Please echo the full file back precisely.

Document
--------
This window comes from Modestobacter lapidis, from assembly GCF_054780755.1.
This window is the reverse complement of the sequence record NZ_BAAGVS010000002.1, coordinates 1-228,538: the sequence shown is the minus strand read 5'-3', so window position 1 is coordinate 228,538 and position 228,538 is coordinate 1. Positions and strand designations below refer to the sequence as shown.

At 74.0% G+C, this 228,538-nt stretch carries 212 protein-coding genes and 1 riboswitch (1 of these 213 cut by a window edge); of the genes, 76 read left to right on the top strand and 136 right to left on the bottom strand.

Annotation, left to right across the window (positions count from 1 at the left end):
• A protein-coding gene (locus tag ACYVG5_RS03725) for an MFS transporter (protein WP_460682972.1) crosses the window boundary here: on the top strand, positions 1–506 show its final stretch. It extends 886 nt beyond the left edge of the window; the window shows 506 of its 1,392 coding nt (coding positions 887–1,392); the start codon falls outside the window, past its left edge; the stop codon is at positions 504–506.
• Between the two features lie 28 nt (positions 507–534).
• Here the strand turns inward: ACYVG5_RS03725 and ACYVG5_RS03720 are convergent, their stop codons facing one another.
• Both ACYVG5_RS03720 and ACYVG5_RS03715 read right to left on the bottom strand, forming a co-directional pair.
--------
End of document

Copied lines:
This window comes from Modestobacter lapidis, from assembly GCF_054780755.1.
This window is the reverse complement of the sequence record NZ_BAAGVS010000002.1, coordinates 1-228,538: the sequence shown is the minus strand read 5'-3', so window position 1 is coordinate 228,538 and position 228,538 is coordinate 1. Positions and strand designations below refer to the sequence as shown.

At 74.0% G+C, this 228,538-nt stretch carries 212 protein-coding genes and 1 riboswitch (1 of these 213 cut by a window edge); of the genes, 76 read left to right on the top strand and 136 right to left on the bottom strand.

Annotation, left to right across the window (positions count from 1 at the left end):
• A protein-coding gene (locus tag ACYVG5_RS03725) for an MFS transporter (protein WP_460682972.1) crosses the window boundary here: on the top strand, positions 1–506 show its final stretch. It extends 886 nt beyond the left edge of the window; the window shows 506 of its 1,392 coding nt (coding positions 887–1,392); the start codon falls outside the window, past its left edge; the stop codon is at positions 504–506.
• Between the two features lie 28 nt (positions 507–534).
• Here the strand turns inward: ACYVG5_RS03725 and ACYVG5_RS03720 are convergent, their stop codons facing one another.
• Both ACYVG5_RS03720 and ACYVG5_RS03715 read right to left on the bottom strand, forming a co-directional pair.